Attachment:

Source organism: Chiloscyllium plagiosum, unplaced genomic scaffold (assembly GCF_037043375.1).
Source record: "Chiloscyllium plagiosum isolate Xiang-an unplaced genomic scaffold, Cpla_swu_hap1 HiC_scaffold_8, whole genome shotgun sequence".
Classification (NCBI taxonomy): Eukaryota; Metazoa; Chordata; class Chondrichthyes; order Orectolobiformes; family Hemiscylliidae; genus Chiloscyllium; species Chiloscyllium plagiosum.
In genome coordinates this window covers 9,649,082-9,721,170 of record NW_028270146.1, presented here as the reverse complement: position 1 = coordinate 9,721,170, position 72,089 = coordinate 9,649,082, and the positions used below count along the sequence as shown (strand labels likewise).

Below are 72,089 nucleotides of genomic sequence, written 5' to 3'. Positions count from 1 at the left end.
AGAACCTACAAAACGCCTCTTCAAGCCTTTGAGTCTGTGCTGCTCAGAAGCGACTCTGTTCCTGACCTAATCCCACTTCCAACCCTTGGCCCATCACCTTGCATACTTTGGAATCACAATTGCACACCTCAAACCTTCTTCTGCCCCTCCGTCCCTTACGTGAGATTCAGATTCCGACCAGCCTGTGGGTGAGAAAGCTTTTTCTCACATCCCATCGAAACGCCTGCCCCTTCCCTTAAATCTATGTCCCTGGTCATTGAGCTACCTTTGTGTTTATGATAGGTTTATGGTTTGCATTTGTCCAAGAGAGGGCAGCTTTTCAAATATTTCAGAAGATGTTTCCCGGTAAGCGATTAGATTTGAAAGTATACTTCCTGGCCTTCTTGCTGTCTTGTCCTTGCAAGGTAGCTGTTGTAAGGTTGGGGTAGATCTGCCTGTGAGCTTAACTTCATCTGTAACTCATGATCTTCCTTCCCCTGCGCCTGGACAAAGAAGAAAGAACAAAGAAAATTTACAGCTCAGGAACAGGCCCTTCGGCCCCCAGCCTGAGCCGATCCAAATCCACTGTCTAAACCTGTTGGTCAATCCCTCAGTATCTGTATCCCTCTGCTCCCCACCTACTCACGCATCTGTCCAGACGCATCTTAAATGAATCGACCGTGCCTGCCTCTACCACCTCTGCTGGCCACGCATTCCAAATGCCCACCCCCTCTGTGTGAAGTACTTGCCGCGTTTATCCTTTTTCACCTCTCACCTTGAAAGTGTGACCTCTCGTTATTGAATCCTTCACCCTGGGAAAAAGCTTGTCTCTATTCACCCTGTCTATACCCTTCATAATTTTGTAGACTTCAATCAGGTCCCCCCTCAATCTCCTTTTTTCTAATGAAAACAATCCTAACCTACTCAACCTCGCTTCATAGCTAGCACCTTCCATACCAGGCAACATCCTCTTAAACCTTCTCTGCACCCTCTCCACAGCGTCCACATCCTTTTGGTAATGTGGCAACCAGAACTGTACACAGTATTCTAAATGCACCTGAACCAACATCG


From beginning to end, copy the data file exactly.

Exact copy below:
Source organism: Chiloscyllium plagiosum, unplaced genomic scaffold (assembly GCF_037043375.1).
Source record: "Chiloscyllium plagiosum isolate Xiang-an unplaced genomic scaffold, Cpla_swu_hap1 HiC_scaffold_8, whole genome shotgun sequence".
Classification (NCBI taxonomy): Eukaryota; Metazoa; Chordata; class Chondrichthyes; order Orectolobiformes; family Hemiscylliidae; genus Chiloscyllium; species Chiloscyllium plagiosum.
In genome coordinates this window covers 9,649,082-9,721,170 of record NW_028270146.1, presented here as the reverse complement: position 1 = coordinate 9,721,170, position 72,089 = coordinate 9,649,082, and the positions used below count along the sequence as shown (strand labels likewise).

Below are 72,089 nucleotides of genomic sequence, written 5' to 3'. Positions count from 1 at the left end.
AGAACCTACAAAACGCCTCTTCAAGCCTTTGAGTCTGTGCTGCTCAGAAGCGACTCTGTTCCTGACCTAATCCCACTTCCAACCCTTGGCCCATCACCTTGCATACTTTGGAATCACAATTGCACACCTCAAACCTTCTTCTGCCCCTCCGTCCCTTACGTGAGATTCAGATTCCGACCAGCCTGTGGGTGAGAAAGCTTTTTCTCACATCCCATCGAAACGCCTGCCCCTTCCCTTAAATCTATGTCCCTGGTCATTGAGCTACCTTTGTGTTTATGATAGGTTTATGGTTTGCATTTGTCCAAGAGAGGGCAGCTTTTCAAATATTTCAGAAGATGTTTCCCGGTAAGCGATTAGATTTGAAAGTATACTTCCTGGCCTTCTTGCTGTCTTGTCCTTGCAAGGTAGCTGTTGTAAGGTTGGGGTAGATCTGCCTGTGAGCTTAACTTCATCTGTAACTCATGATCTTCCTTCCCCTGCGCCTGGACAAAGAAGAAAGAACAAAGAAAATTTACAGCTCAGGAACAGGCCCTTCGGCCCCCAGCCTGAGCCGATCCAAATCCACTGTCTAAACCTGTTGGTCAATCCCTCAGTATCTGTATCCCTCTGCTCCCCACCTACTCACGCATCTGTCCAGACGCATCTTAAATGAATCGACCGTGCCTGCCTCTACCACCTCTGCTGGCCACGCATTCCAAATGCCCACCCCCTCTGTGTGAAGTACTTGCCGCGTTTATCCTTTTTCACCTCTCACCTTGAAAGTGTGACCTCTCGTTATTGAATCCTTCACCCTGGGAAAAAGCTTGTCTCTATTCACCCTGTCTATACCCTTCATAATTTTGTAGACTTCAATCAGGTCCCCCCTCAATCTCCTTTTTTCTAATGAAAACAATCCTAACCTACTCAACCTCGCTTCATAGCTAGCACCTTCCATACCAGGCAACATCCTCTTAAACCTTCTCTGCACCCTCTCCACAGCGTCCACATCCTTTTGGTAATGTGGCAACCAGAACTGTACACAGTATTCTAAATGCACCTGAACCAACATCG